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Confidence intervals and sample size for estimating the prevalence of plastic debris in seabird nests

Citation

Tavares, DC and Moura, JF and Acevedo-Trejos, E and Crawford, RJM and Makhado, A and Lavers, JL and Witteveen, M and Ryan, PG and Merico, A, Confidence intervals and sample size for estimating the prevalence of plastic debris in seabird nests, Environmental Pollution, 263 Article 114394. ISSN 0269-7491 (2020) [Refereed Article]


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DOI: doi:10.1016/j.envpol.2020.114394

Abstract

Evidence is accumulating about the impacts of plastics on marine life. The prevalence of plastics in seabird nests has been used as an indicator of levels of this pollutant in the ocean. However, the lack of a framework for defining sample sizes and errors associated with estimating the prevalence of plastic in nests prevents researchers from optimising time and reducing impacts of fieldwork. We present a method to determine the confidence intervals for the prevalence of debris in seabird nests and provide, for the first time, information on the prevalence of these items in nests of the Hartlaub's gull Larus hartlaubii, the African penguin Spheniscus demersus, the great white pelican Pelecanus onocrotalus, and the white-breasted cormorant Phalacrocorax lucidus in South Africa. The method, based on observations and resampling simulations and tested here for nests of 12 seabird species from 14 locations worldwide, allows for straightforward hypothesis testing. Appropriate sample sizes can be defined by combining this method with a Bayesian approach. We show that precise estimates of prevalence of debris in nests can be obtained by sampling around 250 nests. Smaller sample sizes can be useful for obtaining rough estimates. For the Hartlaub's gull, the African penguin, the great white pelican, and the white-breasted cormorant, debris were present in 0.75%, 3.00%, 6.41%, and 25.62% of the respective nests. Our approach will help researchers to determine errors associated with the prevalence of debris recorded in seabird nests and to optimise time and costs spent collecting data. It can also be applied to estimate confidence intervals and define sample sizes for assessing prevalence of plastic ingestion by any organism.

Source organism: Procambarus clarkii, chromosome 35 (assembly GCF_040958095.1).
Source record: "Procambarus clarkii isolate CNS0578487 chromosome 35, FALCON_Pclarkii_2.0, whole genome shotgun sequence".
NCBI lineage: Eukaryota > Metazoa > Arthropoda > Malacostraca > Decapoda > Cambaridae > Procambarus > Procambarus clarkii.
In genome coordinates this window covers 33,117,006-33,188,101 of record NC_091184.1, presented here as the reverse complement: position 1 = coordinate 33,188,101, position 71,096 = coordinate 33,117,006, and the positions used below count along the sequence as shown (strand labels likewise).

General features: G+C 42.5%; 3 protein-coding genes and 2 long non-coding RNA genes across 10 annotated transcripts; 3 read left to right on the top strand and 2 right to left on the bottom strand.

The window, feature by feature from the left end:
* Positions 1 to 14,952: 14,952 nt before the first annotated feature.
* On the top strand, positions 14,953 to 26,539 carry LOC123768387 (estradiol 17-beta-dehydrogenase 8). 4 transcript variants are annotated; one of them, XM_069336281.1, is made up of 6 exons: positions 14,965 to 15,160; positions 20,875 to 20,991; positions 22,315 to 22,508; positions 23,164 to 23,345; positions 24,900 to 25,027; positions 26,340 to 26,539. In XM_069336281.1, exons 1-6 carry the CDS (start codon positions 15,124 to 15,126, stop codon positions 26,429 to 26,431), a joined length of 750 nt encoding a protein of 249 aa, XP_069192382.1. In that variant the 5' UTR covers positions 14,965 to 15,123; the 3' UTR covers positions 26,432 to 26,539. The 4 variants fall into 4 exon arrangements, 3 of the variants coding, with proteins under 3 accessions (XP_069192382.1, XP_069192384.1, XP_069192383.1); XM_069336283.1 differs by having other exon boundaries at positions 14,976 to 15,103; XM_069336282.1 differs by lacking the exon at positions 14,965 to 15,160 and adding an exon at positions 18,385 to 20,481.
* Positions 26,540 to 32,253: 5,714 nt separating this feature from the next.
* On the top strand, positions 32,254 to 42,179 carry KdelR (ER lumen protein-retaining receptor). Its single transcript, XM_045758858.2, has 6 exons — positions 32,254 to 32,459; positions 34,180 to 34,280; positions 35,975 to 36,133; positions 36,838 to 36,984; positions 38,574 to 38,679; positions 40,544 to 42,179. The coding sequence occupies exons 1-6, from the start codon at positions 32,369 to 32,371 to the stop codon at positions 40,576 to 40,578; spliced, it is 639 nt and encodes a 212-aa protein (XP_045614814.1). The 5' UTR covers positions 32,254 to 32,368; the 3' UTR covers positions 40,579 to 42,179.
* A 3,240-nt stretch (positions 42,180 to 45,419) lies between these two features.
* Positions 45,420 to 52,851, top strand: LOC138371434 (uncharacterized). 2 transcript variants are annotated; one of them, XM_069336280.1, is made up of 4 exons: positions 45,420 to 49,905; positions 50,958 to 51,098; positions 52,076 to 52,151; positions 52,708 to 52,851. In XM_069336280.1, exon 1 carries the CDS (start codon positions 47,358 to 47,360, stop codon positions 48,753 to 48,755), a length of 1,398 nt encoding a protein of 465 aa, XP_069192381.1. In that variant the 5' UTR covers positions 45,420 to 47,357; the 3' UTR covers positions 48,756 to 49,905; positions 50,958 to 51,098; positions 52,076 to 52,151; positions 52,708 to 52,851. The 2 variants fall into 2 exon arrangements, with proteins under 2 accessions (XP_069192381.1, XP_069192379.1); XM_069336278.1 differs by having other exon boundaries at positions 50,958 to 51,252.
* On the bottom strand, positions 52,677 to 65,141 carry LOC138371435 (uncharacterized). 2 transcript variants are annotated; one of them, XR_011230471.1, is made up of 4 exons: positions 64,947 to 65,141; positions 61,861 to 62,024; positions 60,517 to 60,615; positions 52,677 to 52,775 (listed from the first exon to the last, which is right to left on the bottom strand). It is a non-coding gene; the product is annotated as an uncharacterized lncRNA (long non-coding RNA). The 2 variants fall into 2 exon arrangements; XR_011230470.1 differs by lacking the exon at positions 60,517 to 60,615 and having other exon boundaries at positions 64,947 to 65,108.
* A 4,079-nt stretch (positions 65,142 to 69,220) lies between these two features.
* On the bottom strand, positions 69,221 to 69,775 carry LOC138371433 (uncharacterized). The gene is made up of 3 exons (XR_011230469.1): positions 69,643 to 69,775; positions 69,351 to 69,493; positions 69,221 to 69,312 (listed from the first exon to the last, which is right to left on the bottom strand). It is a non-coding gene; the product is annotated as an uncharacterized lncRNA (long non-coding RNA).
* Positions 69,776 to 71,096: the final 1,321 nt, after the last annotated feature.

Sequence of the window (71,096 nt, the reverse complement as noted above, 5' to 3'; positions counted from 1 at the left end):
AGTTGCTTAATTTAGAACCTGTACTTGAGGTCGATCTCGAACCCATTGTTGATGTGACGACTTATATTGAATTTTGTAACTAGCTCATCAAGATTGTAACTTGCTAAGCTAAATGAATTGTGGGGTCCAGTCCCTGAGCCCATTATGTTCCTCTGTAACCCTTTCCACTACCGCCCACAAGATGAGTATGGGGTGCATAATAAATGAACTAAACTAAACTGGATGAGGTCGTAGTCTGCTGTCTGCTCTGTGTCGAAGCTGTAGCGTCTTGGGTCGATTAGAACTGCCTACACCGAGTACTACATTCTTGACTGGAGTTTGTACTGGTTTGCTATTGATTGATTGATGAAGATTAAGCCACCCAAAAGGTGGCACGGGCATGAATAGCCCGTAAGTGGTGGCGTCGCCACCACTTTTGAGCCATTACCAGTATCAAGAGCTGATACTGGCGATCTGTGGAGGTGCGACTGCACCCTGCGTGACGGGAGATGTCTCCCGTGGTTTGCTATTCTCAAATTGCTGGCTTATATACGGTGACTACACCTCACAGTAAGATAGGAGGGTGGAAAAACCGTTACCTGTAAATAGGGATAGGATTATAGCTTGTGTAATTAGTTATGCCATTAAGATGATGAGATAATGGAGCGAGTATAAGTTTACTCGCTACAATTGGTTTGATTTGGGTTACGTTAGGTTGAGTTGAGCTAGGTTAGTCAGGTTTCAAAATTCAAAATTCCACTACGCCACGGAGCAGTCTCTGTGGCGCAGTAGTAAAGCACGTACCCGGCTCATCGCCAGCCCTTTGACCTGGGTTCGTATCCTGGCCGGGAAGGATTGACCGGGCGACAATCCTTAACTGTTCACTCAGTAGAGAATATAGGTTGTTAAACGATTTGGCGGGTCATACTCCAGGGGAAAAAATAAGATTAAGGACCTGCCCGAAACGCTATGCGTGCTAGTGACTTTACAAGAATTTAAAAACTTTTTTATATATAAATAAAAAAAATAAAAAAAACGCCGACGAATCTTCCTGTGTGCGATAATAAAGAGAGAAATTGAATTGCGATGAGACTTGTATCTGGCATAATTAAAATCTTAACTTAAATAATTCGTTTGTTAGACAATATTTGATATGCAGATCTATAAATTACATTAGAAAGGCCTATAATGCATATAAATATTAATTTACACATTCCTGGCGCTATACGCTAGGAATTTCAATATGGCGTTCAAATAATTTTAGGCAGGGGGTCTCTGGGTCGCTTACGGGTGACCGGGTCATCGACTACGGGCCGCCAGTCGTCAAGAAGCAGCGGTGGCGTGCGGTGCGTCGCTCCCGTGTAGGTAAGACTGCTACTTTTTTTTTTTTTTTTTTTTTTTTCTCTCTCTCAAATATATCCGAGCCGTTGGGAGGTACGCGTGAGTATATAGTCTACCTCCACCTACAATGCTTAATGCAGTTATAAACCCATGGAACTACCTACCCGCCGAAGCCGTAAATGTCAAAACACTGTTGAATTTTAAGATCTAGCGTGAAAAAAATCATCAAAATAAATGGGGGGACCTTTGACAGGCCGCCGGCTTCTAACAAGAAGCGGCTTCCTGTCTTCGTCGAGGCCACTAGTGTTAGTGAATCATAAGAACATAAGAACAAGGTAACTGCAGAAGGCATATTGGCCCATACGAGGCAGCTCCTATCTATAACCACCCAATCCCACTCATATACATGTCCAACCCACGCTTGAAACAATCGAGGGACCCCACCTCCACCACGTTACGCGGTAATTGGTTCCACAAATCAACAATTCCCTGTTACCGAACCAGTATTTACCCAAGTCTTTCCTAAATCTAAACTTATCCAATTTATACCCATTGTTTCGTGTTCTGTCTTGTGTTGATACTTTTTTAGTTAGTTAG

Item Details

Item Type:Refereed Article
Keywords:seabird ecology, plastic pollution, method development, marine debris, nest debris
Research Division:Environmental Sciences
Research Group:Environmental Science and Management
Research Field:Environmental Monitoring
Objective Division:Environment
Objective Group:Ecosystem Assessment and Management
Objective Field:Ecosystem Assessment and Management of Marine Environments
UTAS Author:Lavers, JL (Dr Jennifer Lavers)
ID Code:138075
Year Published:2020
Deposited By:Ecology and Biodiversity
Deposited On:2020-03-24
Last Modified:2020-03-30
Downloads:0

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